3. My sense is that there will be more opportunities outside the Houston/HISD nexus than within it. City Council races like the 2005 contest between Shelley Sekula-Gibbs and James Partsch-Galvan, where the only sensible choice is to rage against the cruelty of one’s fate, are pretty rare these days. I’d have to do some study to get a better feel for this, but I do know that a lot of the smaller towns around Houston, including places that are now booming suburbs like Katy and Pearland and Pasadena have or have had Mayors who have served for multiple decades, in part because no one ever ran against them. Maybe they’ve always done a great job, and maybe they’re the best current argument there is for term limits, but these are the places I’d look for opportunities.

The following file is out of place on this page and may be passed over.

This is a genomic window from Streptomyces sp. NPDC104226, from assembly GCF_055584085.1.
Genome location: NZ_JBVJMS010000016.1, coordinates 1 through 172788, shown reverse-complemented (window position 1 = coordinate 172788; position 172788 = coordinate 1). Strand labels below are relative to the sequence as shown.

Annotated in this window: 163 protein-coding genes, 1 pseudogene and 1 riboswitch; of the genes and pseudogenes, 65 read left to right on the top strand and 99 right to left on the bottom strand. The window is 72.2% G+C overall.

4. I would be remiss if I didn’t point out that there are zillions of non-political ways to be engaged and improve one’s community. Every county, city, and school board is overflowing with boards, commissions, committees, and volunteer organizations that could desperately use your help. Your local park either has some kind of non-profit conservancy to help with its upkeep, or it needs one. Civic associations, PTAs, charities, non-profits, co-ops, the list goes on and on. They’re good things in their own right, and they serve as excellent experience and resume-building for a future candidacy. I’m just saying.

Be that as it may, this was a great and much needed event, which was also very well publicized. Kudos to all for making it happen.